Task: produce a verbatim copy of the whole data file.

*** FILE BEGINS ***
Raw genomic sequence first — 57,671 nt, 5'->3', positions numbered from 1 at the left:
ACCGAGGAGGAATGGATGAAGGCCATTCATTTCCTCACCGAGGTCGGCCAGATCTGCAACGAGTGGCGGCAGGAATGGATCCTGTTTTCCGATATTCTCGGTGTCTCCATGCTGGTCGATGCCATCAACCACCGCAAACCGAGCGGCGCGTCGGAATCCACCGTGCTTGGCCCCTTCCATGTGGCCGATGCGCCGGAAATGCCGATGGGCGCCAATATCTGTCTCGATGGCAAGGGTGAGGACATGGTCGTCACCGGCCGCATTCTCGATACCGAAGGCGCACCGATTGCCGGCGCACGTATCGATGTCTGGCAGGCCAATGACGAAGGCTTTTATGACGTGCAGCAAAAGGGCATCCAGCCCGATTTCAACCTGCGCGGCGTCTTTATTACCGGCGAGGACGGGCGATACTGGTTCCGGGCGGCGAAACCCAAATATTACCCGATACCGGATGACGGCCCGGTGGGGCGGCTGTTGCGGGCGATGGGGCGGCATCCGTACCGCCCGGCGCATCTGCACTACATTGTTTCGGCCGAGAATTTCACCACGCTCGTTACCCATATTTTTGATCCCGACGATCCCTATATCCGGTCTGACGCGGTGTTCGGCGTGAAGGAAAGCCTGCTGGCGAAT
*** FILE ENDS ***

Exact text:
Raw genomic sequence first — 57,671 nt, 5'->3', positions numbered from 1 at the left:
ACCGAGGAGGAATGGATGAAGGCCATTCATTTCCTCACCGAGGTCGGCCAGATCTGCAACGAGTGGCGGCAGGAATGGATCCTGTTTTCCGATATTCTCGGTGTCTCCATGCTGGTCGATGCCATCAACCACCGCAAACCGAGCGGCGCGTCGGAATCCACCGTGCTTGGCCCCTTCCATGTGGCCGATGCGCCGGAAATGCCGATGGGCGCCAATATCTGTCTCGATGGCAAGGGTGAGGACATGGTCGTCACCGGCCGCATTCTCGATACCGAAGGCGCACCGATTGCCGGCGCACGTATCGATGTCTGGCAGGCCAATGACGAAGGCTTTTATGACGTGCAGCAAAAGGGCATCCAGCCCGATTTCAACCTGCGCGGCGTCTTTATTACCGGCGAGGACGGGCGATACTGGTTCCGGGCGGCGAAACCCAAATATTACCCGATACCGGATGACGGCCCGGTGGGGCGGCTGTTGCGGGCGATGGGGCGGCATCCGTACCGCCCGGCGCATCTGCACTACATTGTTTCGGCCGAGAATTTCACCACGCTCGTTACCCATATTTTTGATCCCGACGATCCCTATATCCGGTCTGACGCGGTGTTCGGCGTGAAGGAAAGCCTGCTGGCGAAT